# SETON

You can use the SETON function to "turn on" a specific bit in a binary number. SETON sets the specified bit in the number to "1".

Syntax:
SETON ( single-binary-number-expression, single-integer-expression )
Meaning:
SETON ( binary_number_to_change, bit_to_turn_on )
Returns:
A single binary number

SETON uses the value of bit_to_turn_on to specify the bit of binary_number_to_change that should be set to the value 1. The result is a binary number item of the same size as binary_number_to_change.

Bit_to_turn_on represents the position of the single bit in binary_number_to_change to be set on. (Bits are numbered from left to right, with the leftmost bit being bit 1.) If bit_to_turn_on is less than one or greater than the number of bits of binary_number_to_change, SETON returns binary_number_to_change, unchanged.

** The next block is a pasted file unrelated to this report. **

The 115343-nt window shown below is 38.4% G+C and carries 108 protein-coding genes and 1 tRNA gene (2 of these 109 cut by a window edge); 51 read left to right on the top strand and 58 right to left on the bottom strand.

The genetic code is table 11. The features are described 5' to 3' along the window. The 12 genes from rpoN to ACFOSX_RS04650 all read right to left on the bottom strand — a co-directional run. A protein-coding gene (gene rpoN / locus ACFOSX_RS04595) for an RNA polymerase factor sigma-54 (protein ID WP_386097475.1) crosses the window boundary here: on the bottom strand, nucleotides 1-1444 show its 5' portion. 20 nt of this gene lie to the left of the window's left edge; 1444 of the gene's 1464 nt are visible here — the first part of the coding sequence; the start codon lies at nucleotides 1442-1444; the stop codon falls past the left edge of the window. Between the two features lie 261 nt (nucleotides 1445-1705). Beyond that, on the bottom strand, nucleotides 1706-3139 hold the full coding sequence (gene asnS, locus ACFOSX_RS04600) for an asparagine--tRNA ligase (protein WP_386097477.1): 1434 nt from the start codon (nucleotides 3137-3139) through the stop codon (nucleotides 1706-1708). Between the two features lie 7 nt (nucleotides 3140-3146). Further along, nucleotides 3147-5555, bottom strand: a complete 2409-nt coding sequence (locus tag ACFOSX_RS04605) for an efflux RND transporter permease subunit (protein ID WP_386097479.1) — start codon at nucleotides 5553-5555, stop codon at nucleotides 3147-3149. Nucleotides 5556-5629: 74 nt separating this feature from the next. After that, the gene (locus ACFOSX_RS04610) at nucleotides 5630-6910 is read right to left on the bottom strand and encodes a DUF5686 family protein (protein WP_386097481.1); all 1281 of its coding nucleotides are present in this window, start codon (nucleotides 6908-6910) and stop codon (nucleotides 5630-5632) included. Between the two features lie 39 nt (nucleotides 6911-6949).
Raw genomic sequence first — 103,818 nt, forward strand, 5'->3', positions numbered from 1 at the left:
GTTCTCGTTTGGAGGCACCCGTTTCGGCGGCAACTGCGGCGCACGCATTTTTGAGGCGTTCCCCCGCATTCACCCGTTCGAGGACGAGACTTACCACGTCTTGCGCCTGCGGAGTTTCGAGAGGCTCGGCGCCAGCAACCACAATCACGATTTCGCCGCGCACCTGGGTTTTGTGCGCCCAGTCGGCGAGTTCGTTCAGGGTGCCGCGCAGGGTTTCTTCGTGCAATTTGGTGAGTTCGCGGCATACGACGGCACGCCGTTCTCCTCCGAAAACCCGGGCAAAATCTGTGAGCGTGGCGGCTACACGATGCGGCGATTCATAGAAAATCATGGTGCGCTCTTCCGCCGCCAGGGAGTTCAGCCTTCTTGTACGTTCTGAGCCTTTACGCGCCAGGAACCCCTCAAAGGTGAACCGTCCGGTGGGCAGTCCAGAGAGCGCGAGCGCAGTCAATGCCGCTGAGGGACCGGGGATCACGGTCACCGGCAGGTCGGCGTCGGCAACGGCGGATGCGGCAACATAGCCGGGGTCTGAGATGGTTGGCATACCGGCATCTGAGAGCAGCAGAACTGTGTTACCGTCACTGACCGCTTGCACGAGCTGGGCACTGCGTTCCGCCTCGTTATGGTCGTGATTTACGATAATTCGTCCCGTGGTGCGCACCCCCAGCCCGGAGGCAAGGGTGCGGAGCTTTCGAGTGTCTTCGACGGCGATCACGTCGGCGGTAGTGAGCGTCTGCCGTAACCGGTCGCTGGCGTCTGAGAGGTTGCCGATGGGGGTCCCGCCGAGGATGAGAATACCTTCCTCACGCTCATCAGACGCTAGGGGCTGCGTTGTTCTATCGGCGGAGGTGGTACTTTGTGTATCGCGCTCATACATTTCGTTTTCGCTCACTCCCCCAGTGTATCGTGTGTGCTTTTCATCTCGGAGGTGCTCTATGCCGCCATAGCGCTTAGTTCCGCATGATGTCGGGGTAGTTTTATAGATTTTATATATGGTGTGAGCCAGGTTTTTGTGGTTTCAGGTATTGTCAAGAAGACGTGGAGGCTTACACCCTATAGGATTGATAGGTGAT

## Examples

• SETON ( A , 15 )

In this example, assume A is the two-byte binary value of 1 (which is all zeros except for bit 16). The binary representation of the value in A is 0001.

The function returns the two-byte binary value, 0011, which is the decimal value of 3.

• SETON ( A , 40 )

Returns the two-byte binary value of 1-the original value of A- because bit 40 does not exist in A.